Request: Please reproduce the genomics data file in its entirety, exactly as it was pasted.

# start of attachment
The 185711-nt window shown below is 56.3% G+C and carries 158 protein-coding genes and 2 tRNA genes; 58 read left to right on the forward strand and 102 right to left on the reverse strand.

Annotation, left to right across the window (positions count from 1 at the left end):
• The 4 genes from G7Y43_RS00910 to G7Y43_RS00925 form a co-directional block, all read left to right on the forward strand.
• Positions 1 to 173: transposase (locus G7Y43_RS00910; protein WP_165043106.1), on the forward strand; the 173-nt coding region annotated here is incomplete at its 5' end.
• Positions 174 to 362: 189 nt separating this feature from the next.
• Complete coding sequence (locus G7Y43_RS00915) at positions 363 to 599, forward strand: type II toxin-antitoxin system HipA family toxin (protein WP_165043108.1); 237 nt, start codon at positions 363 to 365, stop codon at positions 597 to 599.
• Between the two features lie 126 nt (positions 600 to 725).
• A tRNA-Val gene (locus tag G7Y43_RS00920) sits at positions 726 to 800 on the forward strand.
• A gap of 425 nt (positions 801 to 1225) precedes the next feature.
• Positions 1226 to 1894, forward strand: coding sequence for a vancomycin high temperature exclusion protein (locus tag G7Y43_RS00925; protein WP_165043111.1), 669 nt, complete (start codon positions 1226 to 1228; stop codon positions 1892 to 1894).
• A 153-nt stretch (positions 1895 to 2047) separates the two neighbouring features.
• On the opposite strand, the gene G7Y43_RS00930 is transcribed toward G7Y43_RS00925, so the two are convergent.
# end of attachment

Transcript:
The 185711-nt window shown below is 56.3% G+C and carries 158 protein-coding genes and 2 tRNA genes; 58 read left to right on the forward strand and 102 right to left on the reverse strand.

Annotation, left to right across the window (positions count from 1 at the left end):
• The 4 genes from G7Y43_RS00910 to G7Y43_RS00925 form a co-directional block, all read left to right on the forward strand.
• Positions 1 to 173: transposase (locus G7Y43_RS00910; protein WP_165043106.1), on the forward strand; the 173-nt coding region annotated here is incomplete at its 5' end.
• Positions 174 to 362: 189 nt separating this feature from the next.
• Complete coding sequence (locus G7Y43_RS00915) at positions 363 to 599, forward strand: type II toxin-antitoxin system HipA family toxin (protein WP_165043108.1); 237 nt, start codon at positions 363 to 365, stop codon at positions 597 to 599.
• Between the two features lie 126 nt (positions 600 to 725).
• A tRNA-Val gene (locus tag G7Y43_RS00920) sits at positions 726 to 800 on the forward strand.
• A gap of 425 nt (positions 801 to 1225) precedes the next feature.
• Positions 1226 to 1894, forward strand: coding sequence for a vancomycin high temperature exclusion protein (locus tag G7Y43_RS00925; protein WP_165043111.1), 669 nt, complete (start codon positions 1226 to 1228; stop codon positions 1892 to 1894).
• A 153-nt stretch (positions 1895 to 2047) separates the two neighbouring features.
• On the opposite strand, the gene G7Y43_RS00930 is transcribed toward G7Y43_RS00925, so the two are convergent.